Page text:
30 September, 2012

The Road to Rome, by Ben Kane. Book review

Arrow, 2011.  ISBN 978-1-8480-9016-3. 540 pages.

Third in the Forgotten Legion trilogy, The Road to Rome is set in Egypt, Asia Minor, North Africa and Rome in 48 to 44 BC, against the background of the Roman civil wars and the plot against Julius Caesar.  Caesar, Decimus Brutus* and Marcus Antonius (Mark Antony) are important secondary characters, and various other Roman senators and military officers have minor parts.  The main characters are fictional.

Romulus, ex-gladiator and runaway slave, has escaped from a battle in distant India and is making his way homeward to Rome in search of his twin sister Fabiola, accompanied by his friend Tarquinius, the last Etruscan soothsayer.  Reaching Alexandria, they are forcibly recruited into Caesar’s legions during a desperate battle for the city.  If Romulus survives the fighting, he risks execution if anyone finds out he is a runaway slave.  Meanwhile in Rome, Fabiola is the mistress of wealthy senator Decimus Brutus, and is seeking revenge on Caesar, the man she believes raped her mother and who once tried to rape her.  As Caesar gains a monopoly of power in Rome, Fabiola sees her opportunity in the plotting of a group of disaffected senators – but an ill-judged affair with Marcus Antonius and a feud with a street thug place her in great personal danger.  As the storm-clouds gather over Rome, Romulus, Tarquinius and Fabiola all find their paths leading them to the Senate on the fateful Ides of March…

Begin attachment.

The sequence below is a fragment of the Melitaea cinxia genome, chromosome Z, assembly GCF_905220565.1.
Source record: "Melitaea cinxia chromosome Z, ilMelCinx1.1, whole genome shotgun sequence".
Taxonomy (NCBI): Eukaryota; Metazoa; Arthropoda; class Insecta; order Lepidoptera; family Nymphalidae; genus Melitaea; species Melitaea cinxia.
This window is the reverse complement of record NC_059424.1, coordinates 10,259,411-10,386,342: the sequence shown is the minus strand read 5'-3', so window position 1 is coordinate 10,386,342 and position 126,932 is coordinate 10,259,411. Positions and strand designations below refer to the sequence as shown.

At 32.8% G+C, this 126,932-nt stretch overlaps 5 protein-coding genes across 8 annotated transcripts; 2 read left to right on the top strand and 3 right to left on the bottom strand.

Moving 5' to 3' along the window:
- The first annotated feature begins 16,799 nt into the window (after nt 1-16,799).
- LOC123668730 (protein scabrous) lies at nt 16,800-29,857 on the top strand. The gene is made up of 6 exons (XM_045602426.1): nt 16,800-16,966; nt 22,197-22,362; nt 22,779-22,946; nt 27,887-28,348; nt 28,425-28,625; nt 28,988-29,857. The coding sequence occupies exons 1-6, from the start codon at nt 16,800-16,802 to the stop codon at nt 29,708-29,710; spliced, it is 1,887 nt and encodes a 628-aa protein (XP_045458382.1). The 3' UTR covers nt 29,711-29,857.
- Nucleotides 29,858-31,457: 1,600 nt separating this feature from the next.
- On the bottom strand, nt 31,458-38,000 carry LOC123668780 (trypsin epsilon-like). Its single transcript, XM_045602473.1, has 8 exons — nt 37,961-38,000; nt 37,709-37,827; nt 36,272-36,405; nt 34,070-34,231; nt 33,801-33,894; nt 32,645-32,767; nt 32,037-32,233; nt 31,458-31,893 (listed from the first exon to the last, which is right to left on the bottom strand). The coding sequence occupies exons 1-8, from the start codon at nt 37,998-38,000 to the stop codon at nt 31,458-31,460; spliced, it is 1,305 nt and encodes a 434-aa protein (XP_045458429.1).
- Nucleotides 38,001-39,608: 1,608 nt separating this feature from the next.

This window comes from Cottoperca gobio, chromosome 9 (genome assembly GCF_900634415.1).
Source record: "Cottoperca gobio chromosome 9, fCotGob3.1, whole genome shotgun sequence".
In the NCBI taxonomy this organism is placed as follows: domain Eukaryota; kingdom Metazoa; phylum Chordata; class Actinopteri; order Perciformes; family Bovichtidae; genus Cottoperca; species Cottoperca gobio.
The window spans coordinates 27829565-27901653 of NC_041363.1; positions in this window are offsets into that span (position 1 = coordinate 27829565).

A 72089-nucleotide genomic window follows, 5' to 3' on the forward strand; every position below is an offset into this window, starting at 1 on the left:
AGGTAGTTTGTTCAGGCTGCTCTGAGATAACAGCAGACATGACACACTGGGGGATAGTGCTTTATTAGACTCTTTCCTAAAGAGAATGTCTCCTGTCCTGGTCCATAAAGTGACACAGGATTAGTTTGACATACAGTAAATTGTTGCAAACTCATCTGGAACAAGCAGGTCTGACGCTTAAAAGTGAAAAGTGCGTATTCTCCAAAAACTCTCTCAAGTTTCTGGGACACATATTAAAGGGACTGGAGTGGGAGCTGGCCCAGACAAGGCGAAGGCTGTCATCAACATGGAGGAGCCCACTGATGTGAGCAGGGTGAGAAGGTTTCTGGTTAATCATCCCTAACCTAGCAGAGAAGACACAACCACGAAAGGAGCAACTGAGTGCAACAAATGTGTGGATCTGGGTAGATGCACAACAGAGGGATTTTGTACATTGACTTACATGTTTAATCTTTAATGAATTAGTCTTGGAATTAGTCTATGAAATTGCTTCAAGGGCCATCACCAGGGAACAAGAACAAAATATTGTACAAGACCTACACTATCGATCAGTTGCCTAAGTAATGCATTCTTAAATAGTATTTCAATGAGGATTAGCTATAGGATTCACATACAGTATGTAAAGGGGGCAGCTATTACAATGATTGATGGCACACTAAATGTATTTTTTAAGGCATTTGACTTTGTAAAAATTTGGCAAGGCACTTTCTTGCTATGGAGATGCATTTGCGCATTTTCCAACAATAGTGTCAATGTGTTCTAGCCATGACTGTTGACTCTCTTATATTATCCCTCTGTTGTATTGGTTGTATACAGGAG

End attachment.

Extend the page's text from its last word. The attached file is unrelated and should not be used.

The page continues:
The Road to Rome is the third book in the trilogy that began with The Forgotten Legion (reviewed here earlier), describing Romulus’ adventures with Crassus’ ill-fated invasion of Parthia and then serving the Parthians in Central Asia, and continued in The Silver Eagle (reviewed here earlier) as Romulus fights battles in India and joins a wild beast hunter procuring animals for the Roman arena in East Africa.  Like the first two, The Road to Rome is a larger-than-life all-action adventure.  The narrative cuts back and forth between the storylines involving the different lead characters, and every chapter ends on a cliffhanger with one or more of the main characters facing deadly peril.  It reminded me of an action film in book form.